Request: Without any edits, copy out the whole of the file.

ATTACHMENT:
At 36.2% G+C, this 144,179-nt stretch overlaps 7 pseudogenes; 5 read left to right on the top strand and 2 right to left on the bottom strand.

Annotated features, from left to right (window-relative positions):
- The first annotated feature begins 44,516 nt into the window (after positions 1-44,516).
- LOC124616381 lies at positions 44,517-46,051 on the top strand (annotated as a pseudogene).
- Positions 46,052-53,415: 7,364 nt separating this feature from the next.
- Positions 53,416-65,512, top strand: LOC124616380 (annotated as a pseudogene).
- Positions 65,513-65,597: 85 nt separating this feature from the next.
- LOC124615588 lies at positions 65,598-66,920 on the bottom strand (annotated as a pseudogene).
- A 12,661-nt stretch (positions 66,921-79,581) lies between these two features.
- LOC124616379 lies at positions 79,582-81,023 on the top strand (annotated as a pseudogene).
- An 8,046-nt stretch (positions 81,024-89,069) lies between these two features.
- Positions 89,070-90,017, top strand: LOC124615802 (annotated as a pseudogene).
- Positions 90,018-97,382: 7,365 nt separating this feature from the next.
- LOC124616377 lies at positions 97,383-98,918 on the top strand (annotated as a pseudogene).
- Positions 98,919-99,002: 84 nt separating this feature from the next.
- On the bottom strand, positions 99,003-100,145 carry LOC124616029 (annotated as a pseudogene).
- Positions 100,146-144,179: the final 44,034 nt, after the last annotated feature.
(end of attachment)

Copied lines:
At 36.2% G+C, this 144,179-nt stretch overlaps 7 pseudogenes; 5 read left to right on the top strand and 2 right to left on the bottom strand.

Annotated features, from left to right (window-relative positions):
- The first annotated feature begins 44,516 nt into the window (after positions 1-44,516).
- LOC124616381 lies at positions 44,517-46,051 on the top strand (annotated as a pseudogene).
- Positions 46,052-53,415: 7,364 nt separating this feature from the next.
- Positions 53,416-65,512, top strand: LOC124616380 (annotated as a pseudogene).
- Positions 65,513-65,597: 85 nt separating this feature from the next.
- LOC124615588 lies at positions 65,598-66,920 on the bottom strand (annotated as a pseudogene).
- A 12,661-nt stretch (positions 66,921-79,581) lies between these two features.
- LOC124616379 lies at positions 79,582-81,023 on the top strand (annotated as a pseudogene).
- An 8,046-nt stretch (positions 81,024-89,069) lies between these two features.
- Positions 89,070-90,017, top strand: LOC124615802 (annotated as a pseudogene).
- Positions 90,018-97,382: 7,365 nt separating this feature from the next.
- LOC124616377 lies at positions 97,383-98,918 on the top strand (annotated as a pseudogene).
- Positions 98,919-99,002: 84 nt separating this feature from the next.
- On the bottom strand, positions 99,003-100,145 carry LOC124616029 (annotated as a pseudogene).
- Positions 100,146-144,179: the final 44,034 nt, after the last annotated feature.